RMR reaches Camp after 3-hour March

THIS DAY IN RMR HISTORY, 16 October 1914 – From the 14th BATTALION (RMR) WAR DIARY:

Friday, October 16, 1914

Camp Salisbury Plain, West Down South

“Entrained at 12:45 a.m. Arrived Patney Station just after dawn, detrained and marched to West Down South, Salisbury Plains, about 3 hours march. Very tiring for the men as they were soft after nearly 3 weeks on board ship.  Found tented lines all ready for occupation.”    [1]

SALISBURY CAMP

16 Oct 14“The Canadian Divisional Headquarters were established at “Ye Olde Bustard,” an isolated inn three miles north-west of Stonehenge. The bulk of the Contingent was distributed in four camps extending for five miles near the west side of the military area.  Bustard Camp, beside General Alderson’s headquarters, was given over to the 1st Infantry Brigade, the Divisional Mounted Troops and Princess Patricia’s Canadian Light Infantry; two miles to the north-west the 2nd and 3rd Brigades were in West Down South Camp; a mile beyond in West Down North were all the artillery and Divisional Supply Column; while two miles further north the 4th Brigade, the cavalry, the 17th Battalion and the Newfoundland Contingent occupied Pond Farm Camp.”  [3]

The Regimental history has told us that Companies Nos. 1, 2, 3, 7, and 8 of the 14th Battalion had entrained at Plymouth Railway Station the previous evening, and after travelling all night to detrain “shortly after dawn on the 16th at Patney Station. From there they marched for about three hours across Salisbury Plain to West Down South.  Tented lines were ready at this spot and were gratefully occupied by the men, whom the long sea voyage had softened and who, in consequence, were weary after the night journey in cramped quarters and the ten mile pre-breakfast march across the Plain.”  [4]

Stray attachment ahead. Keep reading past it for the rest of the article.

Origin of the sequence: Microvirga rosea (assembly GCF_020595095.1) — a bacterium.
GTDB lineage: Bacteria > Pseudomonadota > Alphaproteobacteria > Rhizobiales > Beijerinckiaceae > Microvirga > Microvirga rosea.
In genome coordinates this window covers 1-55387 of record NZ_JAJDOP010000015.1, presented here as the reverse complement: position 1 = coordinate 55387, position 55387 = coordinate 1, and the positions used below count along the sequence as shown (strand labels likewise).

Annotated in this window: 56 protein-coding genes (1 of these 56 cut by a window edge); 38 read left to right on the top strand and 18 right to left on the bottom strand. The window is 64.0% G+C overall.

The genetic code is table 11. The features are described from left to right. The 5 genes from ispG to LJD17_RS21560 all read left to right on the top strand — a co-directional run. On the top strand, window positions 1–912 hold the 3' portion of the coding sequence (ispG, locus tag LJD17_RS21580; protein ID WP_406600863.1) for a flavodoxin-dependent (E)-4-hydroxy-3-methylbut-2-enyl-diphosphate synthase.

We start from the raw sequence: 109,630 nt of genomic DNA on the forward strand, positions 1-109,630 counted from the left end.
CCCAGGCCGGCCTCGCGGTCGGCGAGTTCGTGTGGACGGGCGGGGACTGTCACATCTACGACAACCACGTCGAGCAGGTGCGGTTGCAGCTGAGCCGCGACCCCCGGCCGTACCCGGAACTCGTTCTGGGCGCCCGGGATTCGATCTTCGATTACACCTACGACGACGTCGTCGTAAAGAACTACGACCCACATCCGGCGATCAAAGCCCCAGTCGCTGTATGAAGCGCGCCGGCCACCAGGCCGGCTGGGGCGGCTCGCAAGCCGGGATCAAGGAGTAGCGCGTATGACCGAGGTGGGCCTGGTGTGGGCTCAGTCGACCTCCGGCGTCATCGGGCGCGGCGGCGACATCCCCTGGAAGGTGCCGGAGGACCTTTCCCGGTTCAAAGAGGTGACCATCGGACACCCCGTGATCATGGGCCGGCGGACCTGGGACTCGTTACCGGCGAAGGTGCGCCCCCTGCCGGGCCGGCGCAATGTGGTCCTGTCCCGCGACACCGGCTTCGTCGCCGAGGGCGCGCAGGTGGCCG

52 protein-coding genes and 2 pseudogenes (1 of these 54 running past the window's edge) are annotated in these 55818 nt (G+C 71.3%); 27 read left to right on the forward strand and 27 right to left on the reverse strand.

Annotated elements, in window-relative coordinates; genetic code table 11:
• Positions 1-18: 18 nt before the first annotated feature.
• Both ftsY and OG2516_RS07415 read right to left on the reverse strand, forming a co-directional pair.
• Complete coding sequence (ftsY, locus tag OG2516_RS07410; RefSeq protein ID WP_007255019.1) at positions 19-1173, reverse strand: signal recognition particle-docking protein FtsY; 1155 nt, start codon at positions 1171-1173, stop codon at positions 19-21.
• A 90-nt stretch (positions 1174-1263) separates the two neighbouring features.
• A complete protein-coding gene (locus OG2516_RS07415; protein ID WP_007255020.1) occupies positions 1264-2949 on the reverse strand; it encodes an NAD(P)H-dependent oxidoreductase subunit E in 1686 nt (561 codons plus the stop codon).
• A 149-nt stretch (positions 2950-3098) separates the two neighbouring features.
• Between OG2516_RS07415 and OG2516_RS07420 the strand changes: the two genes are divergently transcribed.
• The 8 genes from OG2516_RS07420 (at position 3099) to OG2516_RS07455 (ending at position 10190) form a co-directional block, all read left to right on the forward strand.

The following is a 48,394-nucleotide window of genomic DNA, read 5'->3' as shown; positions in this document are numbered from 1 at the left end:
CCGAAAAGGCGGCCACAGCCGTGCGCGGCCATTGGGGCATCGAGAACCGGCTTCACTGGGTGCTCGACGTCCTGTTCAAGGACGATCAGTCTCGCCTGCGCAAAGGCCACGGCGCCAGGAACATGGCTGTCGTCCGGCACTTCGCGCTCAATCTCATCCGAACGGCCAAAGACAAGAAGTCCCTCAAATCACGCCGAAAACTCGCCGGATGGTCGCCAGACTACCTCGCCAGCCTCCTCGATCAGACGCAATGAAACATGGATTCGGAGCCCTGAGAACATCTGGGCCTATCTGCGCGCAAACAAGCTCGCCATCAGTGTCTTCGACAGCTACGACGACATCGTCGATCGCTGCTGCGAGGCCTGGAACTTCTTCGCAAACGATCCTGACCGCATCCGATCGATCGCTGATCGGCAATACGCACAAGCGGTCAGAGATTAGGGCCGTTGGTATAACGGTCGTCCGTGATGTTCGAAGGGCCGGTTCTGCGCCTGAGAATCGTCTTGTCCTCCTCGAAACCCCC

“CANADIAN SOLDIERS ON SALISBURY PLAINS

 First Detachment Reaches Training Ground on the Stroke of Midnight”

 “The country folk for many miles around lined the streets of Salisbury during the whole of yesterday afternoon and late on till the evening to give the Canadian troops a rousing welcome on their entry into the famous city. It was, in fact, just on the stroke of 12 midnight when the first detachment made its appearance.  The men looked none the worse for the long sea and train journey.  On reaching camp they were refreshed with tea.  The remainder of the troops will be brought in tomorrow. The camps are all on Salisbury Plains, within three or four miles of each other, and the men will live under canvas.”  [5]

[1]   War Diary, 14th Canadian Battalion, The Royal Montreal Regiment, Oct. 16, 1914.  Library and Archives Canada, Ottawa, http://data2.collectionscanada.ca/e/e044/e001089670.jpg
[2]   http://vimyridgehistory.com/wp-content/gallery/salisbury-plain-images/Duguid-Salisbury-Plain-Map.jpg
[3]  Col. G.W.L. Nicholson, CD., Official History of the Canadian Army in the First World War: Canadian Expeditionary Force 1914-1919, Duhamel, Queens Printer, Ottawa,1962,  pg. 34.
[4]  R.C. Featherstonhaugh, The Royal Montreal Regiment 14th Battalion C.E.F. 1914-1925, Montreal, The Gazette, Printing Co., Ltd., 1927, pg. 16.
[5]  “Canadian Soldiers On Salisbury Plains,” Canadian Associated Cables, The Globe (1844-1936), Toronto, Ontario, Friday, October 16, 1914, pg. 1, col. 4.

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